What are some the biological consequences of climate change in Northern California?
What do you want to know about the natural world? Thanks to donations from readers like you, Bay Nature has teamed up with the naturalists at the California Center for Natural History to answer your questions about the world every other Tuesday. Some questions find their way to naturalist Michael Ellis, whose answers appear in our quarterly print magazine. Email us your questions at firstname.lastname@example.org!
Where do turtles go in the winter and summer? —Alma, Sebastopol I am assuming you are referring to our only native freshwater turtle—the western pond turtle—which you might see basking in the sun and then quickly kerplunking right into the … Read more
What is this weird belt-like growth on poison oak? Fasciated plants have fascinated humans for thousands of years due to their gnarled and belt-like growth patterns on stems or bizarrely elongated flowers. Fasciation has been documented in over 107 plant … Read more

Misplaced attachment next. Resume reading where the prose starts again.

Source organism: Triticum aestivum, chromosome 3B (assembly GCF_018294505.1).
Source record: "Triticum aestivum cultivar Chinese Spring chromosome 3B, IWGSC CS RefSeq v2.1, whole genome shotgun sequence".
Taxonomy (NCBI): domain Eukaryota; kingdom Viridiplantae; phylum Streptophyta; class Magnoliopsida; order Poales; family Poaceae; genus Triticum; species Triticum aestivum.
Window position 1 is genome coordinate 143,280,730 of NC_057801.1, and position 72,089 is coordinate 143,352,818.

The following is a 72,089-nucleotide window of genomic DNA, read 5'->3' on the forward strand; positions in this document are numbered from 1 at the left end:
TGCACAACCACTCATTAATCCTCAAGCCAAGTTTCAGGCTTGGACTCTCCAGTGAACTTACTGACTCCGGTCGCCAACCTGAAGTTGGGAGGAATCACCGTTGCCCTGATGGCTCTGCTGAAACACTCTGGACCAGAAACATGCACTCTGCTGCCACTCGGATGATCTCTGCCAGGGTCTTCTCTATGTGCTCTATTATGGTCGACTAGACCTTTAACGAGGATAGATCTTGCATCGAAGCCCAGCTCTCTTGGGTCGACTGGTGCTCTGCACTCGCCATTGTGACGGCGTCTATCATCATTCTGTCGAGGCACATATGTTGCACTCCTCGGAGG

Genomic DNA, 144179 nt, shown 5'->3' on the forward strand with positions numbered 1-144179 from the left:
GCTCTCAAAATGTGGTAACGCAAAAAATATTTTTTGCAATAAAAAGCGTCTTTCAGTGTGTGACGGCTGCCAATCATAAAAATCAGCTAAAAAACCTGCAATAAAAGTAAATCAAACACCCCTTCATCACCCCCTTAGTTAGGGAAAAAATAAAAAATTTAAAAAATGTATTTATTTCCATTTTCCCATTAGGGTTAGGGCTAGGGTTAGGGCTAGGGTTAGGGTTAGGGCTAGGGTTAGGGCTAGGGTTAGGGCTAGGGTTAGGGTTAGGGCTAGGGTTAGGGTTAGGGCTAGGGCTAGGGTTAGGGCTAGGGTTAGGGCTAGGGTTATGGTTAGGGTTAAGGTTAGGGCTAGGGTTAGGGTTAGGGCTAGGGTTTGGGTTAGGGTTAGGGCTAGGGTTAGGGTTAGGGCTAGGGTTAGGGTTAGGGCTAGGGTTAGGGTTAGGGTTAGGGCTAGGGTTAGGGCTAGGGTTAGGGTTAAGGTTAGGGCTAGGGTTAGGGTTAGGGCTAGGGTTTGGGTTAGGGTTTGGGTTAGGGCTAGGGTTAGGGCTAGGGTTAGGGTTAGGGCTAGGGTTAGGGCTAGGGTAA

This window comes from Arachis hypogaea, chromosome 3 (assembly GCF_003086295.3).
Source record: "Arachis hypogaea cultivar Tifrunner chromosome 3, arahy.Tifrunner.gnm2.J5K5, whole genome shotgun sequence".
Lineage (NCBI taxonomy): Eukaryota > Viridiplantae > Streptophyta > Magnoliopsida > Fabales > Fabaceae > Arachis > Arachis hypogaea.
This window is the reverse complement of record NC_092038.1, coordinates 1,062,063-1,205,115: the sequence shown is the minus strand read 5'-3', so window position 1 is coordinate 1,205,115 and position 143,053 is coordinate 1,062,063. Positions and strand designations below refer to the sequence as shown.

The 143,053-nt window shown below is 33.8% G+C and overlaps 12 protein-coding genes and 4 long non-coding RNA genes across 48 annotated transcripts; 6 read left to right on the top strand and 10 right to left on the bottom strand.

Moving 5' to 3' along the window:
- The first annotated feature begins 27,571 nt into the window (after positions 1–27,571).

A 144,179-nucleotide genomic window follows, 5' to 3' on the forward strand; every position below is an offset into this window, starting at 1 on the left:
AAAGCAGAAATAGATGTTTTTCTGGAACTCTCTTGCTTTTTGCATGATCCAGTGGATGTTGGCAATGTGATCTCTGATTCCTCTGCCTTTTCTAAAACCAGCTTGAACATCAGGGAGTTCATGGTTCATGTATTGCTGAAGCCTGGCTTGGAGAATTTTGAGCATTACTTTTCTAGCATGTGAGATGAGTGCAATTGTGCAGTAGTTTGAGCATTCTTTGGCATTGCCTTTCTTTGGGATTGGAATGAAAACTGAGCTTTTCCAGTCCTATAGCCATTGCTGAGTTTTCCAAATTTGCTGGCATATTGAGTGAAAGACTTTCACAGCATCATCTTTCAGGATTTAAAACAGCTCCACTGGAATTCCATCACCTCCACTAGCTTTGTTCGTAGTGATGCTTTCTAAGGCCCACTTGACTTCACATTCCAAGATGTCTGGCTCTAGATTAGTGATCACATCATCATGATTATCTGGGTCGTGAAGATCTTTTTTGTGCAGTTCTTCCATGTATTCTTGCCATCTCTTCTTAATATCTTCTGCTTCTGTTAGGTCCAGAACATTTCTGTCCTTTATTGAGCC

Which species am I most likely to see in a Northern California tidepool, and how can I try to identify them? There is something fascinating about tidepools. They are places of liminality, an in-between world that is neither fully land … Read more
I think I saw a worm swimming in the Bay, what is it? It was mid August in 2015 when I first held one, its long thread like body rolling and pulsing in my hand. Tickled by the anticipation of … Read more
How do slugs and salamanders survive the summer? Ah, seasons. The Bay Area may not have the distinct seasonality of New England, but there is a definite cool and rainy season and a definite dry and hot season, and our … Read more
If the snake you encounter looks perturbed, don’t count solely on head shape when you ID it.
S.I. insularis lives only on an island in the middle of the Bay.
The California Assembly has passed a bill that would outlaw so-called “second generation” anticoagulant rodenticides.
A reader notices more fox squirrels and less native western grays.